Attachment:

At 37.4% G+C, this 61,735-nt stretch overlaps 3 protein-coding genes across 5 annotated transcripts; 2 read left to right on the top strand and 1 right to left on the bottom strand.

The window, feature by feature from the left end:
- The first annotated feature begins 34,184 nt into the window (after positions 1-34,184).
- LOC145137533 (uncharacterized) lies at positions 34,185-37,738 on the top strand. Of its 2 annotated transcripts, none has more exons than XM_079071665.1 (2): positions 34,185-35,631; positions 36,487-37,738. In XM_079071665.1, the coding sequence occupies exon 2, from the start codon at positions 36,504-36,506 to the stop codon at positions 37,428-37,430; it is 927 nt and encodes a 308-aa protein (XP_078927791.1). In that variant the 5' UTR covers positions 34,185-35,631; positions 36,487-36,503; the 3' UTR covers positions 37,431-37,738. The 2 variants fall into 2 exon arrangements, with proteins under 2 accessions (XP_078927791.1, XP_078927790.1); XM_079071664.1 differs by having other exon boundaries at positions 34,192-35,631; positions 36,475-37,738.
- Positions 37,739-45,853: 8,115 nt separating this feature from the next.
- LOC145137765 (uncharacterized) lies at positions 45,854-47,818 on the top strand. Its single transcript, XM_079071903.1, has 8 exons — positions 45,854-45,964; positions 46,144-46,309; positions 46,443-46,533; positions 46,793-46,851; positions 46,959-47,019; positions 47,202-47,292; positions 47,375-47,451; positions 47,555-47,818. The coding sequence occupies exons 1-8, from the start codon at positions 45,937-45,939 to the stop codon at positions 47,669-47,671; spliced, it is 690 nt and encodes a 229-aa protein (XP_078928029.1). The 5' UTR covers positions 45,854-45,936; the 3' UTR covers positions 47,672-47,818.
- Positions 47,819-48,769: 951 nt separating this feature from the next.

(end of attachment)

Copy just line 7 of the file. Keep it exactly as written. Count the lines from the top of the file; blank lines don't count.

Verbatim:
- Positions 47,819-48,769: 951 nt separating this feature from the next.